If you have margin built into your time budget, when you have someone knock at the door, or the phone rings, or the baby has a diaper blowout or the washer overflows and there’s water all over the laundry room floor, your whole day didn’t just go down the toilet. Instead, you can just stop what you were doing, deal with the unexpected interruption and then go back to what you were doing — and you know that you still have plenty of time to get everything done you needed to get done!
You know what else I love about including margin in my time budget? It means I have time to stop and really enjoy my children and seize teachable moments with them.
For instance, the other day I discovered a four-foot long black snake in our backyard. If I didn’t know that I had a time cushion in my day, being the Type A person I am, I likely would have just run on to the next task. But instead, I called the girls outside and we spend 45 minutes observing and taking pictures of the snake.
We emailed the pictures to Jesse and he looked up what kind of snake it was and researched more about it so that when he came home from work, he was prepared to give the girls an impromptu “lesson” on our backyard visitor — which they just lapped up and then enjoyed sharing with me and anyone who would listen for the next few days.
If our lives were so packed full that we didn’t have any margin in them, we would daily miss out on fun opportunities like this. Planning margin into our day gives us the freedom to be spontaneous.
3. Be Ruthless About Eliminating the Unnecessary
As Americans, I think we are sometimes addicted to busyness. We always have to be on the go-go-go. And I sometimes think we find fulfillment and self-worth in piling our plates too high. As if, the more busy we are, the more important it makes us feel.
In reality, I think our culture, by and large, is exhausted, overworked and overwhelmed.
What’s the solution? It’s really very simple: just say “no”.
Stop doing things just because you feel obligated to do them by something or someone else. Stop doing things just because you’re afraid of what people might think of you if you don’t do them.
Stop over-committing yourself. Stop letting people manipulate you into a miserable existence. Just say “no”.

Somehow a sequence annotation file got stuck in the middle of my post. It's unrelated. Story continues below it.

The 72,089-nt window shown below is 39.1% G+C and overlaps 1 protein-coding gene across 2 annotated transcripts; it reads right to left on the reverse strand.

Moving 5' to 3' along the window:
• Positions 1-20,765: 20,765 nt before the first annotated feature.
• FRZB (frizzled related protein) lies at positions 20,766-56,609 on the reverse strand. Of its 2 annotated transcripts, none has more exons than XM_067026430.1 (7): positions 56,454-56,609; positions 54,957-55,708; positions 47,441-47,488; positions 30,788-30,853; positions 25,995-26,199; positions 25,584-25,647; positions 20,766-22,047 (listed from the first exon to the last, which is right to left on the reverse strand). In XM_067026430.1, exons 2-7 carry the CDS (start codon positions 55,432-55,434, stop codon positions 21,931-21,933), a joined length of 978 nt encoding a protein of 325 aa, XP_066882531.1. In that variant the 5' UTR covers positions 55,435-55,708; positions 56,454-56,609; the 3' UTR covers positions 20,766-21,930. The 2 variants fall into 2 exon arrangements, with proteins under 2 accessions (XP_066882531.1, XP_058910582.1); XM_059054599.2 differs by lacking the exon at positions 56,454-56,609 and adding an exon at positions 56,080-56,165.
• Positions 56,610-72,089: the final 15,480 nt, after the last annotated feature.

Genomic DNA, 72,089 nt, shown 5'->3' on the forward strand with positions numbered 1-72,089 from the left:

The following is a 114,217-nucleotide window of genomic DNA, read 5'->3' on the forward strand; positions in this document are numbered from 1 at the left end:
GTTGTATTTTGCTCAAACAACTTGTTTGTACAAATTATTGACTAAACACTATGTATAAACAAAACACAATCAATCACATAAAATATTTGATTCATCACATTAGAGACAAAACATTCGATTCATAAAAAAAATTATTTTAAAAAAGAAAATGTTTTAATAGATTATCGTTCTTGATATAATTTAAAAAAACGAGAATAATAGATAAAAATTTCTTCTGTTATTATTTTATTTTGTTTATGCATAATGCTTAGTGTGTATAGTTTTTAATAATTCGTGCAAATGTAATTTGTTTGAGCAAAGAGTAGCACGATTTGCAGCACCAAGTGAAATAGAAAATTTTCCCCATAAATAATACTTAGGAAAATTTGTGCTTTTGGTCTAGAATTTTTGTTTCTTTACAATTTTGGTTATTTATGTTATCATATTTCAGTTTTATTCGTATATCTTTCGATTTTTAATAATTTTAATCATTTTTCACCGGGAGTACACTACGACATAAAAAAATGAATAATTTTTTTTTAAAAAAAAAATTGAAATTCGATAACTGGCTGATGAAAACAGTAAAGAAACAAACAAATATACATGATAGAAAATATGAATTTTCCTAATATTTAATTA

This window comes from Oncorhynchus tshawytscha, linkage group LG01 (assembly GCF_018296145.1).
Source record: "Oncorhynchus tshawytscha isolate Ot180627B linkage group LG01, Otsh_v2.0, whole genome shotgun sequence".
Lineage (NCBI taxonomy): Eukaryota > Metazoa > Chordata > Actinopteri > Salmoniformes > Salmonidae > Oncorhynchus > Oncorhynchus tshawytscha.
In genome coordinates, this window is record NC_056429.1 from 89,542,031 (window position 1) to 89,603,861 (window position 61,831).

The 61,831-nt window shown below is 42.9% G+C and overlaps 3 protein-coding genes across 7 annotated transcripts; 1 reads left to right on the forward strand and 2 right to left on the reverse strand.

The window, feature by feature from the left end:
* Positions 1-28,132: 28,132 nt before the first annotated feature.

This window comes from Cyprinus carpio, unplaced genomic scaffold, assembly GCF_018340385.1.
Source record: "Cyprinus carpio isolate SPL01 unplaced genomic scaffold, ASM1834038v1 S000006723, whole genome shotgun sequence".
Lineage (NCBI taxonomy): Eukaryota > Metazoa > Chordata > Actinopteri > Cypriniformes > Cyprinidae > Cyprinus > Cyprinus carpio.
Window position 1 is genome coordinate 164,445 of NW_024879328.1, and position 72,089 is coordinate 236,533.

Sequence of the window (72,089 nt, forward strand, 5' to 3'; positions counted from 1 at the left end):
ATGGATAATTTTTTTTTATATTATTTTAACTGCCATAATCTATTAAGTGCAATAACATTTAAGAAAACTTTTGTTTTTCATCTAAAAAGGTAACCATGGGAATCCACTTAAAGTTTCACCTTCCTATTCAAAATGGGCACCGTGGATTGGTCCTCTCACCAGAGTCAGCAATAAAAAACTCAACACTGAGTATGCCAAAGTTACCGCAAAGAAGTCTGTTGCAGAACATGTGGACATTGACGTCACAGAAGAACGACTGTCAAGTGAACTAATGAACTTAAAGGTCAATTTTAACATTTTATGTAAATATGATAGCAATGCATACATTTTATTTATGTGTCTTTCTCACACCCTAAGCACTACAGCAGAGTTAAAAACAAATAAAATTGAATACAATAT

Want more step-by-step help in creating a time budget and becoming a better time manager? Be sure to get a copy of Amy’s ebook.
She’s offering it for almost 50% off through midnight tonight (Friday, November 5, 2010) when you use coupon code MoneySavingMom. What she shares in this ebook has revolutionized my life — and brought so much more peace and order to our home!
Beginning Monday, I’ll be sharing more about our daily routine, my homemaking/cleaning systems and, if there’s time, some time management tips for bloggers.
If you have created a time budget, I’d love for you to share yours in the comments section so that we can all be inspired and glean ideas!
Other posts in the Time Management 101 series
- Time Management 101: Stop Trying to "Do It All"
- Time Management 101: Determine What Your Priorities Are
- Time Management 101: Create a Time Budget
- Time Management 101: Create a Time Budget (Part 2)
- Time Management 101: Make a Personalized Plan
- Q&A Tuesday: How can I be organized when I have a nursing baby and toddler?
- Time Management 101: Make a Personalized Plan (Part 2)
- How to Get More Done in Less Time as a Blogger (Part 1)
- How to Get More Done in Less Time as a Blogger (Part 2)
- How to Get More Done in Less Time as a Blogger (Part 3)
- Time Management 101: Home Management (Part 1)
- Vlog: My Very Simple Homemaking Binder
- Time Management 101: Home Management (Part 2)
- Taming the Teenage Schedule
- Free Customizable Daily Docket now available for download!
- Managing Your Time When It's "Just You"
- 5 Time Management Tips for Busy Families
- Time Management Tips for Parents with Special Needs Kids
- 7 Time Management Tips For the Working Woman
- How to Manage Your Time (and Sanity!) as a Military Mom
- Time Management Tips for the Single Mom